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Facebook Now Pays Hackers for Reporting Security Bugs in 3rd-Party Apps

Facebook Now Pays Hackers for Reporting Security Bugs in 3rd-Party Apps

Oct 16, 2019
Following a series of security mishaps and data abuse through its social media platform, Facebook today expanding its bug bounty program in a very unique way to beef up the security of third-party apps and websites that integrate with its platform. Last year, Facebook launched " Data Abuse Bounty " program to reward anyone who reports valid events of 3rd-party apps collecting Facebook users' data and passing it off to malicious parties, violating Facebook's revamped data policies. Apparently, it turns out that most of the time, Facebook users' data that had been misused was exposed in the first place as the result of a vulnerability or security weakness in third-party apps or services. The Facebook ecosystem contains millions of third-party apps, and unfortunately, very few of them have a vulnerability disclosure program or offer bug bounty rewards to white-hat hackers for responsibly reporting bugs in their codebase. Because of this communication g
Facebook Collected Contacts from 1.5 Million Email Accounts Without Users' Permission

Facebook Collected Contacts from 1.5 Million Email Accounts Without Users' Permission

Apr 18, 2019
Not a week goes without a new Facebook blunder. Remember the most recent revelation of Facebook being caught asking users new to the social network platform for their email account passwords to verify their identity? At the time, it was suspected that Facebook might be using access to users' email accounts to unauthorizedly and secretly gather a copy of their saved contacts. Now it turns out that the collection of email contacts was true, Facebook finally admits. In a statement released on Wednesday, Facebook said the social media company "unintentionally" uploaded email contacts from up to 1.5 million new users on its servers, without their consent or knowledge, since May 2016. In other words, nearly 1.5 million users had shared passwords for their email accounts with Facebook as part of its dubious verification process. A Facebook spokesperson shared information with Business Insider that the company was using harvested data to "build Facebook'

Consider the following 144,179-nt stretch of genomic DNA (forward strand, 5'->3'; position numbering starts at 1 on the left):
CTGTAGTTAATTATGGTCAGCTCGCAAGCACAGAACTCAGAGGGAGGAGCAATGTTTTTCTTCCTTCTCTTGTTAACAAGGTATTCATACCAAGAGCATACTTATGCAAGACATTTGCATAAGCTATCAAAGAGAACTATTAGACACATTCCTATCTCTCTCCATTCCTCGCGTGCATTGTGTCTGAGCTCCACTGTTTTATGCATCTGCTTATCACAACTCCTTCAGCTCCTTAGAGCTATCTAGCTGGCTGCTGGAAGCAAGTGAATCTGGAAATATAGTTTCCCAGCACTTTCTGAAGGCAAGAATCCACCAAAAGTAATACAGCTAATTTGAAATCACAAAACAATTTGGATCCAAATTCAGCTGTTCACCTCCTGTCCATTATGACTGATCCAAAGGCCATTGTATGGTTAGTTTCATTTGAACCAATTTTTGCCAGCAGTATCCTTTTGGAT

The Drop in Ransomware Attacks in 2024 and What it Means

The Drop in Ransomware Attacks in 2024 and What it Means

Apr 08, 2024Ransomware / Cybercrime
The  ransomware industry surged in 2023  as it saw an alarming 55.5% increase in victims worldwide, reaching a staggering 5,070.  But 2024 is starting off showing a very different picture.  While the numbers skyrocketed in Q4 2023 with 1309 cases, in Q1 2024, the ransomware industry was down to 1,048 cases. This is a 22% decrease in ransomware attacks compared to Q4 2023. Figure 1: Victims per quarter There could be several reasons for this significant drop.  Reason 1: The Law Enforcement Intervention Firstly, law enforcement has upped the ante in 2024 with actions against both LockBit and ALPHV. The LockBit Arrests In February, an international operation named "Operation Cronos" culminated in the arrest of at least three associates of the infamous LockBit ransomware syndicate in Poland and Ukraine.  Law enforcement from multiple countries collaborated to take down LockBit's infrastructure. This included seizing their dark web domains and gaining access to their backend sys